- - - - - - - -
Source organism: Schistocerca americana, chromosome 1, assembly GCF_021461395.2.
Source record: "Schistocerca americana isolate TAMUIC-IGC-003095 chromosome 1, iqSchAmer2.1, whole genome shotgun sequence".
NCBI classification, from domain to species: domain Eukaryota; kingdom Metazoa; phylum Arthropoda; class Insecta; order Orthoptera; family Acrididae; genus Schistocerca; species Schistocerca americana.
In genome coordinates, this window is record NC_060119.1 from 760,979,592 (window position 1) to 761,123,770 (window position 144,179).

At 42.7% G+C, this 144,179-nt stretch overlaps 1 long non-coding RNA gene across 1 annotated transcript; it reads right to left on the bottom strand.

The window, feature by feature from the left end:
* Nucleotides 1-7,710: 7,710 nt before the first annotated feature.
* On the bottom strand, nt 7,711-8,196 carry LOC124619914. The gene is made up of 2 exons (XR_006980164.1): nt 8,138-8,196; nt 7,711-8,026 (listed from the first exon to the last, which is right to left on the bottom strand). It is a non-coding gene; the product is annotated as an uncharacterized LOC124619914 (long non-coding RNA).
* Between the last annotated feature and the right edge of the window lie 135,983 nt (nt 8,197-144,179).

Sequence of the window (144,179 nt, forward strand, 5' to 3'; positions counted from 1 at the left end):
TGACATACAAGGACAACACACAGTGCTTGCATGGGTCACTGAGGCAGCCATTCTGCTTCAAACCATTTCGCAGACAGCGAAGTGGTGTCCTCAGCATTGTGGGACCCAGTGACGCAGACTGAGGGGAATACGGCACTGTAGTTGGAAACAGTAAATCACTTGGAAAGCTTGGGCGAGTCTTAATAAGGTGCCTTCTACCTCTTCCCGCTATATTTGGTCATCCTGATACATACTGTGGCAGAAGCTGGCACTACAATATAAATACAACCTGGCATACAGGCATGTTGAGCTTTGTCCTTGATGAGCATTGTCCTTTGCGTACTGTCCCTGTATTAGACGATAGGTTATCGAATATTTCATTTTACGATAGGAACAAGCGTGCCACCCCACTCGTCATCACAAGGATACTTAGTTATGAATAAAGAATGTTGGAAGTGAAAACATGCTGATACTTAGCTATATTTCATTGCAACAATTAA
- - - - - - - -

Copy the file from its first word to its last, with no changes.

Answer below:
Source organism: Schistocerca americana, chromosome 1, assembly GCF_021461395.2.
Source record: "Schistocerca americana isolate TAMUIC-IGC-003095 chromosome 1, iqSchAmer2.1, whole genome shotgun sequence".
NCBI classification, from domain to species: domain Eukaryota; kingdom Metazoa; phylum Arthropoda; class Insecta; order Orthoptera; family Acrididae; genus Schistocerca; species Schistocerca americana.
In genome coordinates, this window is record NC_060119.1 from 760,979,592 (window position 1) to 761,123,770 (window position 144,179).

At 42.7% G+C, this 144,179-nt stretch overlaps 1 long non-coding RNA gene across 1 annotated transcript; it reads right to left on the bottom strand.

The window, feature by feature from the left end:
* Nucleotides 1-7,710: 7,710 nt before the first annotated feature.
* On the bottom strand, nt 7,711-8,196 carry LOC124619914. The gene is made up of 2 exons (XR_006980164.1): nt 8,138-8,196; nt 7,711-8,026 (listed from the first exon to the last, which is right to left on the bottom strand). It is a non-coding gene; the product is annotated as an uncharacterized LOC124619914 (long non-coding RNA).
* Between the last annotated feature and the right edge of the window lie 135,983 nt (nt 8,197-144,179).

Sequence of the window (144,179 nt, forward strand, 5' to 3'; positions counted from 1 at the left end):
TGACATACAAGGACAACACACAGTGCTTGCATGGGTCACTGAGGCAGCCATTCTGCTTCAAACCATTTCGCAGACAGCGAAGTGGTGTCCTCAGCATTGTGGGACCCAGTGACGCAGACTGAGGGGAATACGGCACTGTAGTTGGAAACAGTAAATCACTTGGAAAGCTTGGGCGAGTCTTAATAAGGTGCCTTCTACCTCTTCCCGCTATATTTGGTCATCCTGATACATACTGTGGCAGAAGCTGGCACTACAATATAAATACAACCTGGCATACAGGCATGTTGAGCTTTGTCCTTGATGAGCATTGTCCTTTGCGTACTGTCCCTGTATTAGACGATAGGTTATCGAATATTTCATTTTACGATAGGAACAAGCGTGCCACCCCACTCGTCATCACAAGGATACTTAGTTATGAATAAAGAATGTTGGAAGTGAAAACATGCTGATACTTAGCTATATTTCATTGCAACAATTAA